3 EMA students work on ‘Obi-Wan Kenobi’ series for visual effects internship
calendar icon26 Jul 2022
Lincoln, Neb.--Three Emerging Media Arts students in the Johnny Carson Center for Emerging Media Arts with three-month internships with Lola VFX had the opportunity to work on the new Disney+ series “Obi-Wan Kenobi.”
Sophia Stueven, a senior; Ally Hall, a senior; and Megan Whisenhunt, who graduated in May, were credited in the series and have since subsequently transitioned into employees with the visual effects firm.
“It’s been great having them begin to work with us, and we’ve been very lucky to find such great employees,” said Trent Claus, a visual effects supervisor with Lola VFX and a Husker alumnus (B.F.A. 2006). “They’ve each come to us with varying amounts of film experience, but not a tremendous amount of visual effects experience necessarily, so we’ve been trying to fit in as much training as possible. What’s been great, though, is their eagerness to learn and their work ethic to get the job done.”
Stueven began interning at Lola in January.
“Seeing my name on the credits of ‘Obi-Wan’ was extremely surreal,” she said. “I had watched ‘Star Wars’ before working at Lola, but when I started working on the ‘Obi-Wan’ shots, I dove right into the Star Wars fandom. I feel like a tiny toddler in the large Star Wars family. Being able to help on the process of the Star Wars series, with one of the strongest fandoms in the media world, was something I am very honored to be a part of.”
Claus said they have been training the students in rotoscoping and junior-level compositing tasks.
“For ‘Obi-Wan Kenobi,’ they each worked on a number of different tasks depending on the shot and scene at hand, but most notably, they helped us create the dramatic lightsaber fight seen in a flashback between Anakin Skywalker and Obi-Wan Kenobi during episode 5,” Claus said.
Stueven said the work she did on the series was the beginning stages of the de-aging process.
“I prime the shots and make the ready for the final compositor to finish,” she said. “I do a lot of rotoscoping, removing tracking dots and blue screen when the shot is too dark for the compositor to key out. This means that none of my work for ‘Obi-Wan’ is the final shot. I was able to work on some pretty great shots of the flashbacks on the fifth episode.”
Stueven still can’t believe she had the opportunity to work on the series.
“I hear artists talk about imposter syndrome to the point that it becomes nearly redundant. But a junior in her undergrad getting credit in a Lucasfilm production? It doesn’t get any more ‘imposter’ than that,” she said. “Yet behind every imposter is a wall of support from family and friends and a lot of determination. I am so thankful for everyone who has helped me in my career path.”
Stueven is grateful to work on such an iconic series.
“I quickly became a huge Star Wars fan after getting the job at Lola,” she said. “I started watching all the animated series and reading more about the theories and lore of the universe. One of the shots I worked on was Anakin executing Order 66 at the Jedi temple. When I saw the footage for the first time, my jaw dropped in disbelief and excitement, and I stared at the screen in awe for a while. It’s a dream to be part of a large crew that makes Star Wars stories possible. It’s an opportunity I am extremely grateful to be able to take part in.”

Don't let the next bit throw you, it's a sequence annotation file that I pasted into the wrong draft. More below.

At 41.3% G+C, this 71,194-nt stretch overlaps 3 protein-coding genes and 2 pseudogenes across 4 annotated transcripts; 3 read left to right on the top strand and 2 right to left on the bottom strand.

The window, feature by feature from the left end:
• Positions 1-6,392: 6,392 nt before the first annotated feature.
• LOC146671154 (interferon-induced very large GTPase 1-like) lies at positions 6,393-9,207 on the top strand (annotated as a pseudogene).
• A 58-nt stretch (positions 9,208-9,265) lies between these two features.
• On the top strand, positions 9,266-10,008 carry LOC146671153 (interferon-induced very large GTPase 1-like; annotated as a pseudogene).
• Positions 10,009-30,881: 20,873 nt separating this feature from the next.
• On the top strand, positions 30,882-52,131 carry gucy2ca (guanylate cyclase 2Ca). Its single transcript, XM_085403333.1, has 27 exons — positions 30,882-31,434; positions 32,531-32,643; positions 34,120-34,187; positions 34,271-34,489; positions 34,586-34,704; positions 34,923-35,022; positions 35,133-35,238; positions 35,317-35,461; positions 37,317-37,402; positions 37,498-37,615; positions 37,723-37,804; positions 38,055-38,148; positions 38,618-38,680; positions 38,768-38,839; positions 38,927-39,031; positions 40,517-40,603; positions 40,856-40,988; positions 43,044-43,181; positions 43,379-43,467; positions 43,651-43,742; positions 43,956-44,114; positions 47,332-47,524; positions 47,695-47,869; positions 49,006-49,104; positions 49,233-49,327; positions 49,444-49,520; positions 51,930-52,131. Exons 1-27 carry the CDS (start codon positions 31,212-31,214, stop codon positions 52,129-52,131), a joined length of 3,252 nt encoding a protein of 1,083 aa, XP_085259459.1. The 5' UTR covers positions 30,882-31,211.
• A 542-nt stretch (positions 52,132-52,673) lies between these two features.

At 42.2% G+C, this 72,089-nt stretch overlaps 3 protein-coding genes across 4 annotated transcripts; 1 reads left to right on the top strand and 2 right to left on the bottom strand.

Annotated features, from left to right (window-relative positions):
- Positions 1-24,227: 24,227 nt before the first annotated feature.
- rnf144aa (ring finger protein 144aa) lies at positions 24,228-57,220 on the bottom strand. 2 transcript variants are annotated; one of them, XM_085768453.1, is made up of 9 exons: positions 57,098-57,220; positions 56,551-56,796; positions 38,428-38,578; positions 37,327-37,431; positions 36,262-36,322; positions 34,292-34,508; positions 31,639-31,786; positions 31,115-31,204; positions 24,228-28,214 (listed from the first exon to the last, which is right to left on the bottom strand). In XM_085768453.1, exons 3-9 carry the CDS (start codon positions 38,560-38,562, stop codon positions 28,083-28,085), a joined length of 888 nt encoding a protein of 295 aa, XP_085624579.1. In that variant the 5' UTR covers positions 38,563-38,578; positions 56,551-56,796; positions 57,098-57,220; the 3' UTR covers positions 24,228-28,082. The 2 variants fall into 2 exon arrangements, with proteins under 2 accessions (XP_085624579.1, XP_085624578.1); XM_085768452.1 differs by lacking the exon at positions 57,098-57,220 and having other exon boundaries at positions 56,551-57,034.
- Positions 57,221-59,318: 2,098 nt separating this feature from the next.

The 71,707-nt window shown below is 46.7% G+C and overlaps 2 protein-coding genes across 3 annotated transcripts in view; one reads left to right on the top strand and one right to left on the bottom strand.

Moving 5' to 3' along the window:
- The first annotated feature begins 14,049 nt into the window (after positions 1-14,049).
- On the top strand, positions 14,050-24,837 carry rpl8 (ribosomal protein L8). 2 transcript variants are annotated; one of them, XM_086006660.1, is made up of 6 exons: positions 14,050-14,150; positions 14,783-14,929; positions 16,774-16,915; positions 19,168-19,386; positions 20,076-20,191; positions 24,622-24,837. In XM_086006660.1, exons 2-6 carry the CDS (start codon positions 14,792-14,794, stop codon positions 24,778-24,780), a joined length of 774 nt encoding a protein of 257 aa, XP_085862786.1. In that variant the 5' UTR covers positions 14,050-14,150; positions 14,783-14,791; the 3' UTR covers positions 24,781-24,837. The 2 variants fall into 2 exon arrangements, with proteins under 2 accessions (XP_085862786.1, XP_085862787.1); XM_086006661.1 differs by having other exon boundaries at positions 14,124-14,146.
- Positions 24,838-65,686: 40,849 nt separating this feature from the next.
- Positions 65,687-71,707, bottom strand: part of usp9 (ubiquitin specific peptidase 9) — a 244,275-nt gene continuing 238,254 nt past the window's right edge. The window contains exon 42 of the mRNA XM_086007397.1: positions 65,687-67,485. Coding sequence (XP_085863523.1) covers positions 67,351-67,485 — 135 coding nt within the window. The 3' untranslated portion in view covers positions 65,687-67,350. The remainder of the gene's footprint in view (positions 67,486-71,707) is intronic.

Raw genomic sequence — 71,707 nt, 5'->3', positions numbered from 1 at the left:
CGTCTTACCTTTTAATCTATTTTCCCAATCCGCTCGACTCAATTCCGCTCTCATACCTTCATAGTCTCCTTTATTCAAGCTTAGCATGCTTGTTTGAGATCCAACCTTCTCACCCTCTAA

Her favorite part of working on the series was piecing together the rest of the story as she watched the series unfold.
“Because I was able to see some shots before the show came out, I had some prior knowledge about what would be in the story line,” she said. “It was a totally different experience watching for me. It was also fun to see my friends and family watch the series and see them get excited about shots that I had worked on.”
Stueven is interested in a career in visual effects.
“I cannot say enough how I am grateful for the opportunity to learn from some of the best in the industry,” she said. “Lola is amazing because I am able to be trained directly by Trent Claus and Jeremiah Sweeney. They have been leading the industry in human visual effects for years. They focus on training us for the projects at hand so our skills will be applicable right away.”
Her first experience with visual effects came from taking Steve Kolbe’s visual effects class in the Carson Center
“Steve does a great job of pushing his students to produce shots with the quality that industry professionals will expect,” Stueven said. “He will dock points for unnamed layers or a single messy frame, preparing his students for the critiques we will get in the real world. The Carson Center is an amazing group of supportive people who are dedicated to helping others succeed. The administration, faculty and staff focus on preparing students to get jobs through priming their interview skills and giving us real-world experience with clients in classes, such as World Ready and Innovation Studio.”
She also credits the skills she earned working with Nick Burkhardt at Creative and Emerging Media at Husker Athletics.
“I shot and edited videos for Husker volleyball, and behind every edit, was Nick’s critiques and challenges to push my skills to the next level,” she said. “The community at UNL truly has fostered a welcoming and challenging space where I am able to grow.”
Claus said Lola VFX hopes to continue to hire Huskers like Stueven.
“We hope to continue to hire from Lincoln over the next few years,” he said. “I’ve been excited to start building good relationships not only with Megan Elliott and the faculty of Emerging Media Arts, but also with Francisco Souto and the School of Art, Art History & Design.”